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Friday 2 August 2019 

It’s on. Donald Trump promises a mega trade deal with the UK that has the EU shaking. Talks are also underway between the UK and America’s northern neighbour. At home, the economy continues to shine. Consumer confidence is robust and rising, as is employment. Most importantly, the new government is planning like never before for No Deal Brexit.

BBC – Trump: US and UK working on ‘very substantial’ trade deal

Boris Johnson’s barnstorming arrival at Number 10 has won the Trump seal of approval. Speaking days after the massacre of Theresa May’s old cabinet, the US President vowed to secure a trade deal “five times bigger than what we’re doing” (see below). He revealed trade talks have already begun.

“I think it’s going to be sensational,” said the US ambassador to the EU, Woody Johnson.  “The UK is our most important ally, both in security and also in prosperity so you’re very important, and he [Trump] knows that. He’s made some comments about a free-trade agreement, and putting the UK at the front of the line… I think that’s what he’s focused on.” Meanwhile, Canada has pledged to smoothen transition towards a bilateral deal from the existing trade arrangement with the EU.

“When we’re out of the EU we’ll be ready to negotiate [with the United States] from the get go,” Britain’s trade commissioner for North America, Antony Phillipson told Bloomberg, adding that the UK has always been prepared for No Deal Brexit…

BBC – Sajid Javid tells HMRC: Make no-deal Brexit planning top priority

…Prepared before, better prepared now as newly installed chancellor, Sajid Javid has marked No Deal preparations down as the Treasury’s “absolute top priority”, making an extra £2.1bn available to hire more border force officers, upgrade infrastructure and stockpile medicines.

Telegraph – Britain’s EU contribution rises by 20 per cent in year, as UK’s booming economy props up Brussels’ budget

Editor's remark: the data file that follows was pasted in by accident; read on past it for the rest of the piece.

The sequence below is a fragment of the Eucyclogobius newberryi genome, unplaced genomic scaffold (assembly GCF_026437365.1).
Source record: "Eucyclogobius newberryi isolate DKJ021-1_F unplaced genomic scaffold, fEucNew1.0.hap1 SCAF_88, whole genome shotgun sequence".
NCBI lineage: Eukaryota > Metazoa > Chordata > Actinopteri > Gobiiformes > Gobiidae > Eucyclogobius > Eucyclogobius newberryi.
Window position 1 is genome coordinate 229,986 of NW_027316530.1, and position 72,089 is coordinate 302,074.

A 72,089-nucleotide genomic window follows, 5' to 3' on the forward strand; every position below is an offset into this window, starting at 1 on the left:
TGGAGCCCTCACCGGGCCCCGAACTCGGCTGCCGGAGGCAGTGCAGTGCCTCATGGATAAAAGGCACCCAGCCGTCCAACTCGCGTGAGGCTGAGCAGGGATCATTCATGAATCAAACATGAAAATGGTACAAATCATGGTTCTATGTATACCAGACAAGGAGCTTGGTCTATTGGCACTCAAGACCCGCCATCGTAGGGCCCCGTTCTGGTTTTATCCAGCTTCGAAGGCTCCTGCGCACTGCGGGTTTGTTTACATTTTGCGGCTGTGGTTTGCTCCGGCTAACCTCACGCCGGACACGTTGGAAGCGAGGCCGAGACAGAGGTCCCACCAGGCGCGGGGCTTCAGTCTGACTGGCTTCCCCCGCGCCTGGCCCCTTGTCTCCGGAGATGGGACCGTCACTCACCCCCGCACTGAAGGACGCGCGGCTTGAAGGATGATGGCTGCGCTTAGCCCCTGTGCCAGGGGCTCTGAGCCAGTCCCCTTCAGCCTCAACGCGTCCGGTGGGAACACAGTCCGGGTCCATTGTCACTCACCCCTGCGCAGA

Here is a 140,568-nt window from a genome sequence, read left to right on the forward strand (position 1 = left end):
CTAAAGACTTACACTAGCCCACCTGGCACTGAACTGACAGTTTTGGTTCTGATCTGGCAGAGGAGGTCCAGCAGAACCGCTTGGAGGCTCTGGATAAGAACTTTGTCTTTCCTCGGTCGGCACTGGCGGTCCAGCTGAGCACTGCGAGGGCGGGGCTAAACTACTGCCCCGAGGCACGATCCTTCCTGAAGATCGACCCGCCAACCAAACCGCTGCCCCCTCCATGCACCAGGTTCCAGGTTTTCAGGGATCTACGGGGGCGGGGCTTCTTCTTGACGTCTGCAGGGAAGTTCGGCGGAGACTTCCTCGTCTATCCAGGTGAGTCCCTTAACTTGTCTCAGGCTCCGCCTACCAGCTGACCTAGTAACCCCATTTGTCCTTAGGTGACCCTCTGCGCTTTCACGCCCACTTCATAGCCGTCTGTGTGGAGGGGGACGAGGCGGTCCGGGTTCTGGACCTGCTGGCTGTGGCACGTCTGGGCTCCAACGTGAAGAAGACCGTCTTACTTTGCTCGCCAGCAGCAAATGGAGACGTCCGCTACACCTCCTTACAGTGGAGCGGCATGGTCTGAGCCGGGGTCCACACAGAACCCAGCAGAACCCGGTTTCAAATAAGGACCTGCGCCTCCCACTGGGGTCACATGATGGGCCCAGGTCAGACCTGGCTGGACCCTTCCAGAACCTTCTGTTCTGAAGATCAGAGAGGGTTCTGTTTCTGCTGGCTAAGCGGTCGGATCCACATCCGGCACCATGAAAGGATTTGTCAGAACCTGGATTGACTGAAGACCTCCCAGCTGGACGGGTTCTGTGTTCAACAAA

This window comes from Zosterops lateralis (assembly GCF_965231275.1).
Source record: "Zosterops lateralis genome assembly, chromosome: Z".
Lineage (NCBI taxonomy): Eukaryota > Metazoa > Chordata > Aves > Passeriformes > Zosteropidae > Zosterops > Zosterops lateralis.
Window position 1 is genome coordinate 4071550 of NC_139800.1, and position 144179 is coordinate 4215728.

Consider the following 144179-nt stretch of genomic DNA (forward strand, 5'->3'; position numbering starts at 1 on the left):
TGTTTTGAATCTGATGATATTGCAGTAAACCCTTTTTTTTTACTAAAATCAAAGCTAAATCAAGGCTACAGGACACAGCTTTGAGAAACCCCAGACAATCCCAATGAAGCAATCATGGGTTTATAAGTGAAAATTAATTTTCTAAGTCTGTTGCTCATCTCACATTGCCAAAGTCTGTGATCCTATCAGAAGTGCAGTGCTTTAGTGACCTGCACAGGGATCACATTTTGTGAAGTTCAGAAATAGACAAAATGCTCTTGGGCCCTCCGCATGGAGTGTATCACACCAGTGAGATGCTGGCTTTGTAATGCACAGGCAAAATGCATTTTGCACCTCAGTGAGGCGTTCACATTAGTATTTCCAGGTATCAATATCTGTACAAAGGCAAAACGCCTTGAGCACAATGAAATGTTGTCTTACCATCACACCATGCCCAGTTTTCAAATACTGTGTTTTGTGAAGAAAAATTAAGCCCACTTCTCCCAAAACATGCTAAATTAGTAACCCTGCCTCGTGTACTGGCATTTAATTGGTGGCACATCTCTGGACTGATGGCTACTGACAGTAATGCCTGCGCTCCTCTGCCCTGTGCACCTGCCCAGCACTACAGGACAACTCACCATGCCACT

Britain’s already humungous payments to the EU’s wasteful coffers have risen by a whopping 20%. In the year ending March 31 budget transfers amounted to £15.5bn, a £2.7bn increase on the previous year, enough money to put 50,000 more police officers on the streets or fund 81,000 social care beds. The increase was brought about by rising British output, especially compared to the rest of the EU – the UK is the highest performing economy among the EU’s top four.

BBC – Consumers ‘more upbeat’ despite Brexit uncertainty

The improving performance of the British economy is being felt by consumers too. Market research firm GfK has recorded rising optimism on the back of ever-increasing employment and wages. “Consumers are marginally more bullish this month – with improvements in levels of confidence across most measures,” said Joe Staton, client strategy director at GfK.

Bloomberg – Brits Flock to Ferries as Brexit Delay Drives Surge in Demand

The Doomsayers would have you believe the fall in the pound has killed Britons’ appetite for travel overseas. Not so. Brittany Ferries observed a 15,000 hike in passenger numbers during the first two weeks of July compared to the same period in 2018. “We think there was a lot of late demand in the market.”

The Guardian – UK employment rate resilient despite Brexit uncertainty

Recruitment is on the up. A survey of more than 6,500 businesses by the British Chambers of Commerce has found that 60% of UK firms tried to recruit new staff during the second quarter of this year compared with 53% in quarter one.


Forbes – The Ever-Political IMF Meddlers Give Boris Johnson Unsolicited Advice

Esteemed US economist, professor Steve Hanke takes the IMF to pieces in a must-read column on the monetary fund’s interfering ways following a typically unnecessary and dismal economic forecast for the UK.

“Such meddling is nothing new for the IMF. Indeed, a bipartisan Congressional commission (The International Financial Advisory Commission, known as the Meltzer Commission) concluded in 2000 that the IMF interferes too much in the domestic politics of member countries.

Hanke cites exhaustive research by fellow economist Robert Barro.

“His damning evidence finds that a higher IMF loan participation rate reduces economic growth. IMF lending lowers investment. A greater involvement in IMF programs lowers the level of the rule of law and democracy. And if that’s not bad enough, countries that participate in IMF programs tend to be recidivists. In short, IMF programs don’t provide cures, but create addicts.”

Like a dealer prowling the streets for potential addicts to enfeeble, the IMF therefore has a huge incentive to assess countries’ economic prospects pessimistically.

“About all we can do is realize that the IMF is a political hydra with an agenda to serve the wishes of the political elites who allow it to grow new heads.”